Violence against minorities in India concerns US lawmaker

Washington, June 05, 2015 (PPI-OT): An American lawmaker and a panel of four experts decried violence against religious minorities in India and appealed to the US administration to include human rights violations as an issue for discussion in its talks with the new Indian government. At a Congressional hearing organised jointly by the Tom Lantos Human Rights Commission and American Sikh Congressional Caucus, literature containing testimonies of experts and details of speeches distributed to the participants spoke of violence against religious minorities.

Opening the hearing, Congressman Patrick Meehan, Co-Chair of the American Sikh Congressional Caucus, said that violence against religious minorities had increased in India in recent months, calling it an issue of serious concern. Meehan and the invited experts praised the US President, Barack Obama, for raising the issue of religious and human rights in India during his trip to the country early this year.

“Ever since the BJP has come at the helm of affairs, with Narendra Modi as Prime Minister, Hindutva forces are becoming more and more vocal with assertive notion of their strength,” said Gurdarshan Singh Dhillon, a retired professor of history from Punjab University.

Joshva Raja, Research Supervisor, University of Amsterdam, said that Christians in India were targeted and attacked by Hindutva forces supported by the BJP government. He demanded that a national level committee should be set up to look into the grievances of Christian minorities. He urged the US government to impress upon the Indian government to lift a ban on Christian teachers and theologians from overseas to teach and engage with students in India.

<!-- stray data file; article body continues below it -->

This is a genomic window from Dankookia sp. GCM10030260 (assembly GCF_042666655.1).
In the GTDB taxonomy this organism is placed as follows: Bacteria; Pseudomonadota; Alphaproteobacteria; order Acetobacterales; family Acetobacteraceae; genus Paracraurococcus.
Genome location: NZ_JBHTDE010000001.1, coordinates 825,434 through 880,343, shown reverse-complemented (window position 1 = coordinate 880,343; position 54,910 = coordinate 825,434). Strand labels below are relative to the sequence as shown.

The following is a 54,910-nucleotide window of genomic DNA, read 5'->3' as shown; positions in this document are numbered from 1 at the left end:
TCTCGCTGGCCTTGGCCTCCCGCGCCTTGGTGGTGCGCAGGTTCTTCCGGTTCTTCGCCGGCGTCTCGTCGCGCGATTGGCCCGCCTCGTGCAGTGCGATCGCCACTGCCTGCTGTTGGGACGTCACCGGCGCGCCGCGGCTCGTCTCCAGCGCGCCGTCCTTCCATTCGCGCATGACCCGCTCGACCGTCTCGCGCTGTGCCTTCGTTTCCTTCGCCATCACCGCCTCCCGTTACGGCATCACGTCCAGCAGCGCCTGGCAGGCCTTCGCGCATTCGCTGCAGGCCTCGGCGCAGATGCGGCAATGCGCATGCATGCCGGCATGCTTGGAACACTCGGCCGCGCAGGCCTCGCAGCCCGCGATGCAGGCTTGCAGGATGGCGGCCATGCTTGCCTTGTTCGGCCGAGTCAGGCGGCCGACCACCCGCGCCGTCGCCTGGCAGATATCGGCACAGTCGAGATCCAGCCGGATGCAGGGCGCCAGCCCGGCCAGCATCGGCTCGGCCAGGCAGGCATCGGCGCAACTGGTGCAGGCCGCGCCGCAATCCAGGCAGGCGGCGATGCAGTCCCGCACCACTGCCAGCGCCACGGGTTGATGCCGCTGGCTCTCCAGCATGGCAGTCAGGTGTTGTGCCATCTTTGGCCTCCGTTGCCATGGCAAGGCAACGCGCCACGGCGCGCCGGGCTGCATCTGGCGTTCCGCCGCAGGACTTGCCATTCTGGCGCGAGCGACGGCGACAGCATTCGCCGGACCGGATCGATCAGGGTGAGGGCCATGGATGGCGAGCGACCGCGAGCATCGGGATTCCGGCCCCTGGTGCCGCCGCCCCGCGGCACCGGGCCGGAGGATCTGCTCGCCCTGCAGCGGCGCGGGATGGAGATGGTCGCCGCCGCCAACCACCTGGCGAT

Joshva Raja claimed that in one year of the Modi government, as many as 192 attacks on Christians and Christian institutions and churches have occurred, which is an increase of 75 percent over the previous year. In his testimony, Iqtidar Karamat Cheema, Director, Institute for Leadership and Community Development, UK, urged the US to review its foreign policy with regards to India, saying that it should not support New Delhi for a permanent seat in the UN Security Council.

Sahar Chaudhry, Senior Policy Analyst US Commission on International Religious Freedom (USCIRF), said that violence against religious minorities in India had increased in the last one year. John Sifton, Asia Advocacy Director, Human Rights Watch, referred to the increased restrictions on NGOs in receiving funds from overseas.

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